Daylight Saving Time Pros & Cons

Pros and Cons of Daylight Savings Time

Every fall: yay! Every spring: boo! The ending and beginning of Daylight Saving Time (DST) tend to illicit strong feelings these days.

Since it was first enacted, DST has alternately filled people with joy at gaining another hour of sleep and then made people grumpy when that hour is taken away. But now, it’s become more than that. There is actually a growing movement to do away with time changes altogether.

Here, we discuss some of the reasons why we should or shouldn’t do so. But first, a little background.

The History of Daylight Saving Time

DST is a wholly human creation. It started in WWI Europe as a way to conserve energy in the evenings. America also adopted the practice in 1918.

While Daylight Saving Time ended when the war ended, it was picked it back up again in 1942 for the same purposes. Then, it stuck around. It was made into law in the U.S. in the 1970s in response to the energy crisis.

Since then, any positive effect DST may have on energy usage and cost has proven negligible at best. Arizona and Hawaii, as well as Puerto Rico and the American Virgin Islands, have chosen to stay on Standard Time year-round. The remaining states continue to observe the start and end of DST every year.

However, a growing bi-partisan coalition of senators have started introducing bills to make DST permanent. Another DST bill has been recently re-introduced, with the intention of not having clocks fall back in November. Or need to be changed ever again.

Is this bill a good thing? Or should we stick to tradition?

Pros (Time Changes Should Continue)

Current Infrastructure

The current pattern of spring forward and fall back has become engrained in the cultural and economic structure of much of the developed world. It is expected and, therefore, automatically factored in.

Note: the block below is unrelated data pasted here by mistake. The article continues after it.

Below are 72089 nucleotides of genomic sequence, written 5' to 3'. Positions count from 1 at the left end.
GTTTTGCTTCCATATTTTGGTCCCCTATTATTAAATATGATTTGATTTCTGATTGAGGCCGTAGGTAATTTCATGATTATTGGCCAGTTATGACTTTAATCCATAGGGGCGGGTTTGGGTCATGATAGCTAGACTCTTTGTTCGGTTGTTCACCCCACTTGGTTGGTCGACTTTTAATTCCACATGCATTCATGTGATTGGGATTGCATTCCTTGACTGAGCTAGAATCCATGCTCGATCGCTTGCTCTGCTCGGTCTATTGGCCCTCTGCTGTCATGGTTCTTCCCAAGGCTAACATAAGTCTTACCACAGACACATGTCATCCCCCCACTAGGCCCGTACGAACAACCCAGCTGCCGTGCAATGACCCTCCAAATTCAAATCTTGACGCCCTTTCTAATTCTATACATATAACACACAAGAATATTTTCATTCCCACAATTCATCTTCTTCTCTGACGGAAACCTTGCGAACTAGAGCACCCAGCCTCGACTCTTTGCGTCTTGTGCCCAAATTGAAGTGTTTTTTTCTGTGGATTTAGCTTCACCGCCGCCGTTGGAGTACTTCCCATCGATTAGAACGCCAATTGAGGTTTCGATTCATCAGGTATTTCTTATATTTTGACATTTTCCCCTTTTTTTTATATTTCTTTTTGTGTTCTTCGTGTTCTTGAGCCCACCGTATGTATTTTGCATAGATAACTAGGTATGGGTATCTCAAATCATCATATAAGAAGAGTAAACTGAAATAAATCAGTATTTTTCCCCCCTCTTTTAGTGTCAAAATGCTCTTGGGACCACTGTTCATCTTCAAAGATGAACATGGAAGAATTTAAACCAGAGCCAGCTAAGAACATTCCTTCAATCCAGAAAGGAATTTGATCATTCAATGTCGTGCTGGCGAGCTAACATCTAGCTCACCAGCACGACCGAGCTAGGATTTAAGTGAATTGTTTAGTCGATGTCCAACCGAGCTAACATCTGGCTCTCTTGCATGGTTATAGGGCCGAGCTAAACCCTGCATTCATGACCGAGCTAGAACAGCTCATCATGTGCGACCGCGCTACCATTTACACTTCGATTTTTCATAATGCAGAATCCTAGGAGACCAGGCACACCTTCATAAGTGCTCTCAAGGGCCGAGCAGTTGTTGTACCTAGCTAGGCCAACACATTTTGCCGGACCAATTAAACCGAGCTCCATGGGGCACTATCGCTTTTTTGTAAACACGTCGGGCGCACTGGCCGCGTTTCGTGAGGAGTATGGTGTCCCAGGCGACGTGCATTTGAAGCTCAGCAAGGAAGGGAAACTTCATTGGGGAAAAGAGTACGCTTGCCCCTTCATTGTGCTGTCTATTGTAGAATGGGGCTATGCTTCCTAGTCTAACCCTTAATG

And there is actually a certain amount of joy that comes with each time change, forward as well as back. In the fall, we gain an hour of sleep, which is almost universally agreed to be a good thing. And while an hour is lost in the spring, brighter evenings eventually make up for it.

Requires Act of Congress

The amount of time and effort it seems it will take to end time changes through legislation doesn’t seem worth it. On the scale of things that need to be fixed in this country, Daylight Saving Time should be nearer the bottom of the list than at the top. It is, at worst, a mild annoyance and distracting from other more important matters of state.

Cons (Time Changes Should End)

Bi-Annual Disruption to the World

Yes, time changes are expected every year. But that does not mean they happen smoothly across the board. Every March and November, normal processes are interrupted by time changes. Meetings and appointments are inevitably missed. Calendars need to be manually verified and updated.

For at least a day or two, confusion reigns. Which means things don’t get done as well or as efficiently as they normally do.

Health Issues

People’s health is directly tied to the amount and quality of sleep they get. Artificially adjusting time goes against people’s natural circadian rhythms, resulting in poorer sleep and seasonal depression. The spring forward in particular, and the loss of an hour of sleep, has also been observed to cause things like heart attacks, strokes, and automobile accidents and other infractions due to impairment.

Whatever your opinion about Daylight Saving Time might be, any changes to its observation aren’t apt to happen overnight. (Just ask the senators who have been trying to overhaul it for years.) Love it or hate it, DST seems likely to stick around for at least a little while longer.

For more information about the things that directly affect our lives and culture, be sure to read the PeopleFinders Blog.

Photo Credit: Zephyr_p –

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